When people think of Africa, big animals are usually what comes to mind. Think the Lion King. Being able to see those kinds of animals are typically associated with East Africa. While West Africa has significantly lower populations of those big animals, and some are extinct in the region, there is still a great place in Ghana for a wildlife experience.
Mole National Park is the largest national park in Ghana and one of your best chances to experience wildlife in Ghana.
more “A Safari in West Africa: Mole National Park”
On January 1 every year, Winneba hosts the Fancy Dress Festival. (In British English, costumes are commonly referred to as “Fancy Dress.”) A tradition that in a mix of Carnival and local flavor, the festival is a really fun way to kick off the new year.
In Winneba, there are different groups that compete against each other with different dance routines. At the festival, you’ll see hundreds of people dressed in masks and homemade costumes that have spent weeks working on their routines. It can be a long, exhausting day, but it’s a lot of fun to see the dancers, their costumes and the joy of the crowd.
Check out the pictures from this year’s festival!
more “Winneba’s Fancy Dress Festival Rings in New Year”
“Agriculture not only gives riches to a nation, but the only riches she can call her own.” – Samuel Johnson
I think one of the best ways to try to gain an understanding of a country is to understand what are their top crops. Knowing what a country grows and can export can tell you a lot about the culture, such as what foods are important within the country and what is valued by other countries.
Ghana recently celebrated Farmers’ Day, so I thought I’d take a look at the top crops of Ghana.
more “The Top 4 Crops of Ghana and their Importance”
A harsh and sobering part of history is the trans-Atlantic slave trade, which lasted from the 16th to 19th centuries and stole an estimated 12 million people from Africa. These human beings were taken from their families and homelands and sold into slavery in the Americas. By the late 17th century, the British were shipping the most slaves from their colonies in West Africa, including Ghana. One of the their slave trading forts was Cape Coast castle.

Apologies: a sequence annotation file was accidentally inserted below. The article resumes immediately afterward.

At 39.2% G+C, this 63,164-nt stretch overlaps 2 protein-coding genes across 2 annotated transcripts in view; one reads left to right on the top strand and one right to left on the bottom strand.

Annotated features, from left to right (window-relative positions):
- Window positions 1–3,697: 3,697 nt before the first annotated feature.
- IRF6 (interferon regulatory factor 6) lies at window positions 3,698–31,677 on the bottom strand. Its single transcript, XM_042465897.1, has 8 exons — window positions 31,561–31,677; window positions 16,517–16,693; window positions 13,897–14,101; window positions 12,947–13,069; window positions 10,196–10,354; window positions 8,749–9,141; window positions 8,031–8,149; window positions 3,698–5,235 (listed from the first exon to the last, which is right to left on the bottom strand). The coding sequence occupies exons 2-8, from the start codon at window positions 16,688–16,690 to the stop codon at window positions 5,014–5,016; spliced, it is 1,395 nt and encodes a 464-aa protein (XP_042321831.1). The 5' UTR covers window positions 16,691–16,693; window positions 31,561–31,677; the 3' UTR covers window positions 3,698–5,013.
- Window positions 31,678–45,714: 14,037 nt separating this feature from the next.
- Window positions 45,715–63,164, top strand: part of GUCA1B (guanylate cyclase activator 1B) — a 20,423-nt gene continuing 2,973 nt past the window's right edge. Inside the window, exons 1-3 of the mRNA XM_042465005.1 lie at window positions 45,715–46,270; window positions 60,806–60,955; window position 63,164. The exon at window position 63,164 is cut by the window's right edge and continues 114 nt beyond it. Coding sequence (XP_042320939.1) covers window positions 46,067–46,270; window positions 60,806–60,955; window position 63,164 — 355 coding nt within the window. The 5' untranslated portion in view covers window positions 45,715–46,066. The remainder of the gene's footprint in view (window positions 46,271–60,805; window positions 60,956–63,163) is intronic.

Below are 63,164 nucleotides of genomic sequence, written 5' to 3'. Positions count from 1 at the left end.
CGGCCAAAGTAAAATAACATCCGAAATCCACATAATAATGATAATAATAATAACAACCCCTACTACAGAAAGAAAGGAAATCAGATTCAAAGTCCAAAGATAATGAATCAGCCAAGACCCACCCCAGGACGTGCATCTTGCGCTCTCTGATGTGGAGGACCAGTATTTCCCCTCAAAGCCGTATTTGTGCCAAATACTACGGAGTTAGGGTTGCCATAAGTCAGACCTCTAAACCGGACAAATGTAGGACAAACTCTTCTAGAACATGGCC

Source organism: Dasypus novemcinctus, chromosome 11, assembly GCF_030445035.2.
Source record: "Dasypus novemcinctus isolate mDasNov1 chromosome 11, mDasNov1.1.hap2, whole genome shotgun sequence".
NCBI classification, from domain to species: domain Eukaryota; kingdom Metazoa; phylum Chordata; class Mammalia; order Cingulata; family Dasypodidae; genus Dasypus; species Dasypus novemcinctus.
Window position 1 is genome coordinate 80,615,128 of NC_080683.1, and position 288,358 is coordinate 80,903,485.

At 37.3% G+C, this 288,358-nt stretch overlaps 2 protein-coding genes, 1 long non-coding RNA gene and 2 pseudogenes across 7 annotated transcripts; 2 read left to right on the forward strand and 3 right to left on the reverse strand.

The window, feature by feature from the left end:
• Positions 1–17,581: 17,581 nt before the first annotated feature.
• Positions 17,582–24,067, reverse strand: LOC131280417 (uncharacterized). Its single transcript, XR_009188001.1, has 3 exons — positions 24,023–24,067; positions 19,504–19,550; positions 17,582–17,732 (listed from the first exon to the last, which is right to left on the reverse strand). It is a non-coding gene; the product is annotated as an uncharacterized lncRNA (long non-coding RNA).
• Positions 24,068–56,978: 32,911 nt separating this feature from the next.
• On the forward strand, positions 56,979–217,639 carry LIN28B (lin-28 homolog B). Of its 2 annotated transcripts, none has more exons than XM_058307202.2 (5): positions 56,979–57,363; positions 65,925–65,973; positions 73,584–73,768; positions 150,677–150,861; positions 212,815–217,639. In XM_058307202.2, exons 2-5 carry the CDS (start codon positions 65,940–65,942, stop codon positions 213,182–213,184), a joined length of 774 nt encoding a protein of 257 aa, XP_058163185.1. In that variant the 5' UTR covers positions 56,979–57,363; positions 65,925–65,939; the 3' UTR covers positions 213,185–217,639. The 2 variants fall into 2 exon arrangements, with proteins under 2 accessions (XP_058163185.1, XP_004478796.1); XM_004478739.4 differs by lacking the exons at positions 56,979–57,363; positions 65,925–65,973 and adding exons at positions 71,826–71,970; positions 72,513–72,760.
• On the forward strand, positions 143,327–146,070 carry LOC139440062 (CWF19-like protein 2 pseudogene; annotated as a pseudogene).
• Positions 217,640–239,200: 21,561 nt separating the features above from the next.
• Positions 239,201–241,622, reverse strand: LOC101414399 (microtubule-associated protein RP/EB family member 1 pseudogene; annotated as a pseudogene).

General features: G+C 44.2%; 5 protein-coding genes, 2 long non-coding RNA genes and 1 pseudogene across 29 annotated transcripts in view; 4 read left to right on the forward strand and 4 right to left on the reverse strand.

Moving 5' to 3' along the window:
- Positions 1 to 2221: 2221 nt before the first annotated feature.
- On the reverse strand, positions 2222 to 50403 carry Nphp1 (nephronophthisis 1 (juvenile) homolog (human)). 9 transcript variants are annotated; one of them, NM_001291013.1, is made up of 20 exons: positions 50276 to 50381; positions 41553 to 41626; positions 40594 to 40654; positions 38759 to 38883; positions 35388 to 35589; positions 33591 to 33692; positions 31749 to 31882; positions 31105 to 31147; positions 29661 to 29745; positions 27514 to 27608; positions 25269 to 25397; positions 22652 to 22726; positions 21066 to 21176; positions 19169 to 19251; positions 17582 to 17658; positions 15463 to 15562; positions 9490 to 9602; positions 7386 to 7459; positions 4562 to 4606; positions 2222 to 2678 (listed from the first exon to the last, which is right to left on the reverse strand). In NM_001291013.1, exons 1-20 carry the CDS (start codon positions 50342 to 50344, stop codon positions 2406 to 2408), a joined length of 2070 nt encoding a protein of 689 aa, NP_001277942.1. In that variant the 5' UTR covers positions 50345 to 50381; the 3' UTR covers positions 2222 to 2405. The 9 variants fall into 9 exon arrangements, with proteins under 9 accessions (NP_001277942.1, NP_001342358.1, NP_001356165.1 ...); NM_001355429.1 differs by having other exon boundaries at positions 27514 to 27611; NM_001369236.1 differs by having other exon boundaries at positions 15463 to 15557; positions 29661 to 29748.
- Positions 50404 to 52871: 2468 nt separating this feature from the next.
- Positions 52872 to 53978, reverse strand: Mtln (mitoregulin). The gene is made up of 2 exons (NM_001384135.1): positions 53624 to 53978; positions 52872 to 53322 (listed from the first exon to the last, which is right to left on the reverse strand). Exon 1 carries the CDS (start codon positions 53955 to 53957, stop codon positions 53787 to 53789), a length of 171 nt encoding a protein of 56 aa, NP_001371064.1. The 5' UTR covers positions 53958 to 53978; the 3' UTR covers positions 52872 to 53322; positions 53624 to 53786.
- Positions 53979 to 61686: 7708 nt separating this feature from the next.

more “Inside Cape Coast Castle and Its History”
One of the first things that people think about when they arrive in a new country is money. Having local currency is key to any international experience, not to mention that many countries are cash economies. Ghana is a cash economy and the local currency is the cedi, which has a bit of an interesting history.
more “Show Me the Ghanaian Money”
Music is an important part of Ghanaian culture, permeating nearly every part of life here. And while most people associate drumming with Africa music, Ghana pioneered an entirely new genre: highlife.
more “Grooving to Ghana’s Highlife Music”
I want you to take a minute and think of the sounds that you associate with African music.
I’m willing to bet that it was heavy on the drums with maybe some singing or chanting. That’s not an inaccurate mental image when it comes to Ghana – traditional, folk music centers around drumming and percussion and proverb-based songs.
more “Exploring the Beats of Ghana’s Folk Music”
I can’t think of anything that I love more about living abroad than getting to take part in cultural festivals. I love that Winneba, where I live in Ghana, has some wonderful annual festivals: Aboakyer and Fancy Dress. When I heard about what many people call Fire Festival in the North, I knew I had to go.
more “Getting Fired Up for Bugum Chugu in Northern Region”
One thing I’ve heard many visitors say about their time in Ghana is, “It’s so colorful!” It seems like life here is extra vibrant, with many of the container stores being painted bright colors. However, I think the one part of daily life that is extra colorful are people’s custom-made clothes from African-print fabrics.
more “Ghana’s Textiles: the Color of Life”
I’ve seen in some rankings and lists that Ghana is often among the most religious countries in the world. Living here, it’s not that difficult to believe. Many shop names mention God or Allah or reference a Bible passage. One of the first questions I get asked when I meet new people is often, “What religion are you?” And on Sunday mornings, life slows down considerably and the air is filled with the singing and preaching from the dozens of churches. Religious beliefs are very much a part of life here, and there’s an interesting break-down.
more “Religion and a Higher Power in Ghana”